To the editor:
Fishing in Southwest Florida is starting to pick up. Water temperatures have climbed and the redfish are hungry. When water temperatures drop below 70 degrees the fish slow down and don't eat as much. When the water warms they get aggressive and feed.
We just got a new Riviera Voyager SUP (stand up paddle board) at our Bowditch Point Park location. We call it the "Big Boy Board" because it is bigger and shaped for touring, not surfing like most the SUPs you find in the area. It has a sharp nose and thick rails that makes it a great fishing platform in addition to paddling fast to your fishing location.
While paddling out I stopped on a couple of grass flat sandbars to wade fish. I hooked up with some ladyfish and trout. The tide was coming in, and I was using a fake glass minnow about five inches long. I retrieve it slow this time of year because the fish are still a little sluggish. While drifting over some of these bars I was visited by a manatee and a pod of dolphin. I eventually drifted to the other side of Matanzas Pass and was working the flat from the board when I hooked up a nice 20-inch redfish. It gave a great fight, drag screaming, and pulled me around the flat before getting it to the board and its release.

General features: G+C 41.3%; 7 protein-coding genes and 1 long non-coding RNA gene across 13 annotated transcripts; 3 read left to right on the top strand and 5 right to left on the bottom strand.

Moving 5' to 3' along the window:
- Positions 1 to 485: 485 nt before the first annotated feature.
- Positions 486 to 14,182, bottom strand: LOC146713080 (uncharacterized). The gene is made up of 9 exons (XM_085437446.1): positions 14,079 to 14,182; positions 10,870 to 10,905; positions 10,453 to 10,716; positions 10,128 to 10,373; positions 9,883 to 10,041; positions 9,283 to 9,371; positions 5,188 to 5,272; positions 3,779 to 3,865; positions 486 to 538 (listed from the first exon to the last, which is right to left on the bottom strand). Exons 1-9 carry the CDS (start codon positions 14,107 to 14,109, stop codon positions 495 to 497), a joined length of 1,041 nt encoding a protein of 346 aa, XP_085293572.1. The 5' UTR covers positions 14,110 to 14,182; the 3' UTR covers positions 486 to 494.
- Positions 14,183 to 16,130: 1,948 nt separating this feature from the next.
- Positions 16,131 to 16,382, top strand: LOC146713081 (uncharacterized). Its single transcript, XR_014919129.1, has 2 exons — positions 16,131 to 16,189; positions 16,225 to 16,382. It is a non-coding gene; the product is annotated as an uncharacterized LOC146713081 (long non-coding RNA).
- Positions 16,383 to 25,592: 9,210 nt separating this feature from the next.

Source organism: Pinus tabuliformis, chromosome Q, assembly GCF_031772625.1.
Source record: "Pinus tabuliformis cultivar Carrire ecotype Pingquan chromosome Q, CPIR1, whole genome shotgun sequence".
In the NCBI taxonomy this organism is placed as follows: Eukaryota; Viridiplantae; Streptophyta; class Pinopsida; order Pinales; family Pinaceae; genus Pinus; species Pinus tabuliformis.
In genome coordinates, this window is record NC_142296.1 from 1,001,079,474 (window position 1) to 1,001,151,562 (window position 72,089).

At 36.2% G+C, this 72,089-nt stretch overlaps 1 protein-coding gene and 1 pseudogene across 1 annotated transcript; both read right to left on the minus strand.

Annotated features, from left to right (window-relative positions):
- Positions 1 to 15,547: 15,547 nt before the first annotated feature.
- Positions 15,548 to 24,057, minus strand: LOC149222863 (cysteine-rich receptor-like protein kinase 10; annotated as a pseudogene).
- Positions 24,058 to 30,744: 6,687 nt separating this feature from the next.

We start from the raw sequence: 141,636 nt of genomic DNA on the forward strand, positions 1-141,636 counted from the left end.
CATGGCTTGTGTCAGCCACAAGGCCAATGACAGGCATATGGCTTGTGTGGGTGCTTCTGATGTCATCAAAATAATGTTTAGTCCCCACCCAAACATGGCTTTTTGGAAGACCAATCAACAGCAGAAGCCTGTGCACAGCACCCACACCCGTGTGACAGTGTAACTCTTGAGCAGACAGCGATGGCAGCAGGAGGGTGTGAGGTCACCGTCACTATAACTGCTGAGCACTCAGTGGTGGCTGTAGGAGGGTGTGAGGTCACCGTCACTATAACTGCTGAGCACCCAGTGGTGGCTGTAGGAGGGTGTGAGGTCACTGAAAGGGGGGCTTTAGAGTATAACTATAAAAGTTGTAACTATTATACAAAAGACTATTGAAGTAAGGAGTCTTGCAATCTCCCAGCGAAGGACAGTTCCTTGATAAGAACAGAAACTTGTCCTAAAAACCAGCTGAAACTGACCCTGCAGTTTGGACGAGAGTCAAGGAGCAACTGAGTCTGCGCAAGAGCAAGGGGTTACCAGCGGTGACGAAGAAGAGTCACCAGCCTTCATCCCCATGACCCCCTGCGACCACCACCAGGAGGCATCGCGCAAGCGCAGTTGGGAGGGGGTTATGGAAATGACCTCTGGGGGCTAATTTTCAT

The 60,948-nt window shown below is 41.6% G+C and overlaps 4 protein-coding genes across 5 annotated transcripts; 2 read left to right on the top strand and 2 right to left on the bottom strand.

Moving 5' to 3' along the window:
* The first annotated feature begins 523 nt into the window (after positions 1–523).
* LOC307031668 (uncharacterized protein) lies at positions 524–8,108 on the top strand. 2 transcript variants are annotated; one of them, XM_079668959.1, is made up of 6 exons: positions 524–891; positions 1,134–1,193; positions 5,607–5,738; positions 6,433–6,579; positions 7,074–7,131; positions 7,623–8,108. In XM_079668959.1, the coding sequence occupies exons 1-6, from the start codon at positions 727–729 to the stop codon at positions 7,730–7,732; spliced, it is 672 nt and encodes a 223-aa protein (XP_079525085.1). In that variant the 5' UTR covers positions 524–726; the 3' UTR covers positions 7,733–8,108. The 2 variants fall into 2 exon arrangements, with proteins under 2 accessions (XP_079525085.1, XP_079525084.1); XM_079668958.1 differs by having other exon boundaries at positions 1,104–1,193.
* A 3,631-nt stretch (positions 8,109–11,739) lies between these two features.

After, I got off the board and wade fished the shoreline. The tide was still incoming and strong at this point. The sun was shining and it was about 85 degrees out. A few cumulus clouds floated in the sky like big cotton balls. The mullet were jumping and I always like to cast into the mullet schools. Often while observing a school of mullet I will see a large tail of a redfish stick out of the water. So, as I said, I kept a watch on the mullet, and I cast into them. I was not disappointed. I hooked up with another nice red. This one had several spots on one side of its body and was real pretty. After that, the tide started to slack off and so did the fish bite. I packed up my board and headed back to the park.
You can see videos of the redfish on Youtube by searching calusajohn or check them out on our Calusa Ghost Tours Facebook page. Visit us on the web at www.calusaghosttours.com or call 938-5342 or email firstname.lastname@example.org
Calusa Ghost Tours